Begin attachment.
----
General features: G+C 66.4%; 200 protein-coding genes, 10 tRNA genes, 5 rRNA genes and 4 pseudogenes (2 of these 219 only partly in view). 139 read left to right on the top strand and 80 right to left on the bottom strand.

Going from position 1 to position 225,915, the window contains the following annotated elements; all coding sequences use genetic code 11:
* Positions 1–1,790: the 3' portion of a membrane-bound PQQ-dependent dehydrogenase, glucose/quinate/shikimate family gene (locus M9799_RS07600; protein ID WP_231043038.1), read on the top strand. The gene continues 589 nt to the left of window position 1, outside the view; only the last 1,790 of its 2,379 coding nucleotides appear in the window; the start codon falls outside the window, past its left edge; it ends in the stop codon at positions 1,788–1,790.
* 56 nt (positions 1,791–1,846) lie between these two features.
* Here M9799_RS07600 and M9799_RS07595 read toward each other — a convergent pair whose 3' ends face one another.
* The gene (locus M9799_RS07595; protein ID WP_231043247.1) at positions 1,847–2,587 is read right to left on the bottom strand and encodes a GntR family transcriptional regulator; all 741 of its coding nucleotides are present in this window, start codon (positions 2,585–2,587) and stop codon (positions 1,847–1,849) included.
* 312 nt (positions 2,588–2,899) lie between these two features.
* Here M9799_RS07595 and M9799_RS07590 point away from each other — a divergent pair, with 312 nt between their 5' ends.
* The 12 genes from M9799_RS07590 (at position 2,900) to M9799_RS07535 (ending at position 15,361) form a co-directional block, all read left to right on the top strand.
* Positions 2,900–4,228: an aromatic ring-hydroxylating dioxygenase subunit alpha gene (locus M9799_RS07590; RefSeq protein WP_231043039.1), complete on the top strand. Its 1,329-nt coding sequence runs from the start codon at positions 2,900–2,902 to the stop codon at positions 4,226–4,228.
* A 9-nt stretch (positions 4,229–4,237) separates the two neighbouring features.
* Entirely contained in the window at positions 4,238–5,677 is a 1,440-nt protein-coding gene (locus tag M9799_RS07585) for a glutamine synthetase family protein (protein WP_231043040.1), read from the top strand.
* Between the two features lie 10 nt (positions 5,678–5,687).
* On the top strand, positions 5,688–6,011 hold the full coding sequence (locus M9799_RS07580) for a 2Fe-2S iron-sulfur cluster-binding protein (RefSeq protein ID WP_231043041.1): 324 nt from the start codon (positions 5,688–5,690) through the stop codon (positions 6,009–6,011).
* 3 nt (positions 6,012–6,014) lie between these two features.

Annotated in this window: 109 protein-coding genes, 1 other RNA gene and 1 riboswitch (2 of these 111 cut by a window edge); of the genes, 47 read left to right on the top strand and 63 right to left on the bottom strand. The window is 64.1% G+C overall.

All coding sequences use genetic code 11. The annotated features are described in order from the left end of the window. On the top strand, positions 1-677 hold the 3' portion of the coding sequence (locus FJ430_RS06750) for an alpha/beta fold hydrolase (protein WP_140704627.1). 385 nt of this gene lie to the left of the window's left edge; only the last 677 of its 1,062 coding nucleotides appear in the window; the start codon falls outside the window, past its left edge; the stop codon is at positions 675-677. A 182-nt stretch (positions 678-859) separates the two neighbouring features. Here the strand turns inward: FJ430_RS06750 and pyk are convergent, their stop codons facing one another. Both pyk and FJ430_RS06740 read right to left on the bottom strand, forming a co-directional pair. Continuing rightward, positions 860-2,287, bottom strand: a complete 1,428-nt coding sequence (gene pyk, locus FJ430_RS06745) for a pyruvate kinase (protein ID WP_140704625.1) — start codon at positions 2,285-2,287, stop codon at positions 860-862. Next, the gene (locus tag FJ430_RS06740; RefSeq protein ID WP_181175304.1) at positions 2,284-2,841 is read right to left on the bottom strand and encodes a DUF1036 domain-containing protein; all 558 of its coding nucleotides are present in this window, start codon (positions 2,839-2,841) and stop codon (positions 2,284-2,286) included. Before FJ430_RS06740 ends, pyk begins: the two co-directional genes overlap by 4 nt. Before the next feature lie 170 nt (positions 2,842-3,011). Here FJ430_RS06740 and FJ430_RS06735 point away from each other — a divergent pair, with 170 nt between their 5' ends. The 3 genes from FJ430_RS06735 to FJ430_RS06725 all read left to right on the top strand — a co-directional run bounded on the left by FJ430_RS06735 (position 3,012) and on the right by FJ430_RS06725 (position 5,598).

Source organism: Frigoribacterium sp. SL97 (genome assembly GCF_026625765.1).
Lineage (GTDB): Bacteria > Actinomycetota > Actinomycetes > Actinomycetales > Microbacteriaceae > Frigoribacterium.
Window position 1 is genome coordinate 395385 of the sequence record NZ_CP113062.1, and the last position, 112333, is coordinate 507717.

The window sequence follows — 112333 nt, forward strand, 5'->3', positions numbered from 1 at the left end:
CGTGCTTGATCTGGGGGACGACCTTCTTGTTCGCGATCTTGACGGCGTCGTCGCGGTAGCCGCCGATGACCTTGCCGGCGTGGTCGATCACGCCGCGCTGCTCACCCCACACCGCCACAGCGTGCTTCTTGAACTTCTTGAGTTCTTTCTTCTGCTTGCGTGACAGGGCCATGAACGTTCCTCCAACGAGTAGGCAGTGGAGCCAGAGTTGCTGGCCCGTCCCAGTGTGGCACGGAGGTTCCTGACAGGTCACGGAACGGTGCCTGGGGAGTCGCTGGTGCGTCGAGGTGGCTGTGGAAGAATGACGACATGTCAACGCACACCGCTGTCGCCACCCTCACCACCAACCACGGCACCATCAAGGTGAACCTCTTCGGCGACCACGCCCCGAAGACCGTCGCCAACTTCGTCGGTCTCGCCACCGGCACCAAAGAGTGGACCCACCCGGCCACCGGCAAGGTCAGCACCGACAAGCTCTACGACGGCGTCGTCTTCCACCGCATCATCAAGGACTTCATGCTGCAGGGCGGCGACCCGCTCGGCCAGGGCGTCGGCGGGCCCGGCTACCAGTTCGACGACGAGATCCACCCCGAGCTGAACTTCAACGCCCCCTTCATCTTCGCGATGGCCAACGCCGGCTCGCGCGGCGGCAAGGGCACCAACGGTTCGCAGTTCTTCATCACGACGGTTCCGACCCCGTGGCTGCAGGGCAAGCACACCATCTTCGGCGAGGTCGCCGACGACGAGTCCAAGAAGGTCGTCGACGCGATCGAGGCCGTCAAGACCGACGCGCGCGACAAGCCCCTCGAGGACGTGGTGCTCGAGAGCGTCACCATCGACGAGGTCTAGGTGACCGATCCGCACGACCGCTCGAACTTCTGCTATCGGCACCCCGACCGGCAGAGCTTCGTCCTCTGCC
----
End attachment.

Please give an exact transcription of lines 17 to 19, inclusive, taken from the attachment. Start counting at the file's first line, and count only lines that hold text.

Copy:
All coding sequences use genetic code 11. The annotated features are described in order from the left end of the window. On the top strand, positions 1-677 hold the 3' portion of the coding sequence (locus FJ430_RS06750) for an alpha/beta fold hydrolase (protein WP_140704627.1). 385 nt of this gene lie to the left of the window's left edge; only the last 677 of its 1,062 coding nucleotides appear in the window; the start codon falls outside the window, past its left edge; the stop codon is at positions 675-677. A 182-nt stretch (positions 678-859) separates the two neighbouring features. Here the strand turns inward: FJ430_RS06750 and pyk are convergent, their stop codons facing one another. Both pyk and FJ430_RS06740 read right to left on the bottom strand, forming a co-directional pair. Continuing rightward, positions 860-2,287, bottom strand: a complete 1,428-nt coding sequence (gene pyk, locus FJ430_RS06745) for a pyruvate kinase (protein ID WP_140704625.1) — start codon at positions 2,285-2,287, stop codon at positions 860-862. Next, the gene (locus tag FJ430_RS06740; RefSeq protein ID WP_181175304.1) at positions 2,284-2,841 is read right to left on the bottom strand and encodes a DUF1036 domain-containing protein; all 558 of its coding nucleotides are present in this window, start codon (positions 2,839-2,841) and stop codon (positions 2,284-2,286) included. Before FJ430_RS06740 ends, pyk begins: the two co-directional genes overlap by 4 nt. Before the next feature lie 170 nt (positions 2,842-3,011). Here FJ430_RS06740 and FJ430_RS06735 point away from each other — a divergent pair, with 170 nt between their 5' ends. The 3 genes from FJ430_RS06735 to FJ430_RS06725 all read left to right on the top strand — a co-directional run bounded on the left by FJ430_RS06735 (position 3,012) and on the right by FJ430_RS06725 (position 5,598).

Source organism: Frigoribacterium sp. SL97 (genome assembly GCF_026625765.1).
Lineage (GTDB): Bacteria > Actinomycetota > Actinomycetes > Actinomycetales > Microbacteriaceae > Frigoribacterium.